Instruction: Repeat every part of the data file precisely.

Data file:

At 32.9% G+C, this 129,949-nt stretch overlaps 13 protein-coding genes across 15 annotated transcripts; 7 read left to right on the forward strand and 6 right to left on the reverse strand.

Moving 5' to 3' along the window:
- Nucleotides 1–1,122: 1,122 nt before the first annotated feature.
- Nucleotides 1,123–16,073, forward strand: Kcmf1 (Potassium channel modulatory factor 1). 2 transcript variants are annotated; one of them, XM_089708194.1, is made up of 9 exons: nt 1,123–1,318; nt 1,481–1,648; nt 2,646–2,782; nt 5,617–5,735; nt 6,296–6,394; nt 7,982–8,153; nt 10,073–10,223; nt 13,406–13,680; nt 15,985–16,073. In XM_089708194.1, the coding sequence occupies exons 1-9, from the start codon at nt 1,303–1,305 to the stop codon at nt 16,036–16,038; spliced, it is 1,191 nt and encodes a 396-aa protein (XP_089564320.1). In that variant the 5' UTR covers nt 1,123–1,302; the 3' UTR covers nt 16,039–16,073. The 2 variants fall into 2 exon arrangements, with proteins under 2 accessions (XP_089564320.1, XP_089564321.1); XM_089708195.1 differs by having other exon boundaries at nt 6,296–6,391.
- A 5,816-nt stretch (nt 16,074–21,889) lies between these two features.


At 32.9% G+C, this 129,949-nt stretch overlaps 13 protein-coding genes across 15 annotated transcripts; 7 read left to right on the forward strand and 6 right to left on the reverse strand.

Moving 5' to 3' along the window:
- Nucleotides 1–1,122: 1,122 nt before the first annotated feature.
- Nucleotides 1,123–16,073, forward strand: Kcmf1 (Potassium channel modulatory factor 1). 2 transcript variants are annotated; one of them, XM_089708194.1, is made up of 9 exons: nt 1,123–1,318; nt 1,481–1,648; nt 2,646–2,782; nt 5,617–5,735; nt 6,296–6,394; nt 7,982–8,153; nt 10,073–10,223; nt 13,406–13,680; nt 15,985–16,073. In XM_089708194.1, the coding sequence occupies exons 1-9, from the start codon at nt 1,303–1,305 to the stop codon at nt 16,036–16,038; spliced, it is 1,191 nt and encodes a 396-aa protein (XP_089564320.1). In that variant the 5' UTR covers nt 1,123–1,302; the 3' UTR covers nt 16,039–16,073. The 2 variants fall into 2 exon arrangements, with proteins under 2 accessions (XP_089564320.1, XP_089564321.1); XM_089708195.1 differs by having other exon boundaries at nt 6,296–6,391.
- A 5,816-nt stretch (nt 16,074–21,889) lies between these two features.